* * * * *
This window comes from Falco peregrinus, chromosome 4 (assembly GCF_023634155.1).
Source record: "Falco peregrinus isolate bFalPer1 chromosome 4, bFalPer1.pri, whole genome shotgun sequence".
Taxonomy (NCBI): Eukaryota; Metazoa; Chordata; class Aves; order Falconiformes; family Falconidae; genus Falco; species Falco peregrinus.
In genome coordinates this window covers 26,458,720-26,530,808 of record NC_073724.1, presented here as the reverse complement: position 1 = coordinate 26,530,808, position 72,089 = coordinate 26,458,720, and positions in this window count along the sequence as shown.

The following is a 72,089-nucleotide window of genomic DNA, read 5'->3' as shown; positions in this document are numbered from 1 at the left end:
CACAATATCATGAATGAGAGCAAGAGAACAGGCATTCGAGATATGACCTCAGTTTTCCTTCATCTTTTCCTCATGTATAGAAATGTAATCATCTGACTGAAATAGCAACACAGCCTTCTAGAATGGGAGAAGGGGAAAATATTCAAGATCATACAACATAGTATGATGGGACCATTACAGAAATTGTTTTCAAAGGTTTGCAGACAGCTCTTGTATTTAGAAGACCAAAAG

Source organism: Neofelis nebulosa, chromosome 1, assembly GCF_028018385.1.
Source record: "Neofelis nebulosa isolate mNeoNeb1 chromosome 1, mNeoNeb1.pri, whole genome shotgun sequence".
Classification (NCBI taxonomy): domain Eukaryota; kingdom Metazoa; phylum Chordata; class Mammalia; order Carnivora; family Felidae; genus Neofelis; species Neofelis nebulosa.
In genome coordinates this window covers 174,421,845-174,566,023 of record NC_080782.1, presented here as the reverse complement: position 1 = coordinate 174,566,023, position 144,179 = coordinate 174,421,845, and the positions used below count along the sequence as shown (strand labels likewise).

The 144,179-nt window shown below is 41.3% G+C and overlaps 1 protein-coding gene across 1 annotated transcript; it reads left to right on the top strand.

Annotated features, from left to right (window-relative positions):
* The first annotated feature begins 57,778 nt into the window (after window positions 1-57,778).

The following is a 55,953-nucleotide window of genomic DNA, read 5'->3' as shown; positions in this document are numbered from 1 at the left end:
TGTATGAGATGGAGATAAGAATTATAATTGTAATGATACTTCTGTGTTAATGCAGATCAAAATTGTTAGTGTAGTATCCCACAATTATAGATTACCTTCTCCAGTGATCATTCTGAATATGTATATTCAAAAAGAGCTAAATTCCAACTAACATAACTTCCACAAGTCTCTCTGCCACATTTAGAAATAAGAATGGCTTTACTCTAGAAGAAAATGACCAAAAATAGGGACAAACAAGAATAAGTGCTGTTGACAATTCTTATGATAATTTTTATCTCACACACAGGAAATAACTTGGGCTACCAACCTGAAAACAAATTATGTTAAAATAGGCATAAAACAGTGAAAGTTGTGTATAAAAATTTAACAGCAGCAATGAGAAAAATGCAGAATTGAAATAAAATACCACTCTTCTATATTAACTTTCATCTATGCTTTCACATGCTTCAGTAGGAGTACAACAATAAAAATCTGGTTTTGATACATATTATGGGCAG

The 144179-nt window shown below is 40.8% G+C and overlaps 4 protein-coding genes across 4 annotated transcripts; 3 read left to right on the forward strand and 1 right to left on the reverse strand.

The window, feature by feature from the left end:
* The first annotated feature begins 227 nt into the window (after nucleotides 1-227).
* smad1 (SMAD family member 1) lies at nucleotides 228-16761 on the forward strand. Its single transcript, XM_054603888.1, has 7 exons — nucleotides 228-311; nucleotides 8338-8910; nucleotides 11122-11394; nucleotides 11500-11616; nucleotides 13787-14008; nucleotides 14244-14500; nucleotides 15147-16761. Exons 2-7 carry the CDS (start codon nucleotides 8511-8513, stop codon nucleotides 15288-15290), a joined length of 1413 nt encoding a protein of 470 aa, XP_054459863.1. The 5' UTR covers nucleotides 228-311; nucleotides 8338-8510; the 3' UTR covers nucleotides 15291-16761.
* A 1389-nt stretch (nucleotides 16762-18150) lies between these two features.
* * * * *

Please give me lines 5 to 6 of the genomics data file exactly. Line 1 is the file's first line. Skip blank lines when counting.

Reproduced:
The following is a 72,089-nucleotide window of genomic DNA, read 5'->3' as shown; positions in this document are numbered from 1 at the left end:
CACAATATCATGAATGAGAGCAAGAGAACAGGCATTCGAGATATGACCTCAGTTTTCCTTCATCTTTTCCTCATGTATAGAAATGTAATCATCTGACTGAAATAGCAACACAGCCTTCTAGAATGGGAGAAGGGGAAAATATTCAAGATCATACAACATAGTATGATGGGACCATTACAGAAATTGTTTTCAAAGGTTTGCAGACAGCTCTTGTATTTAGAAGACCAAAAG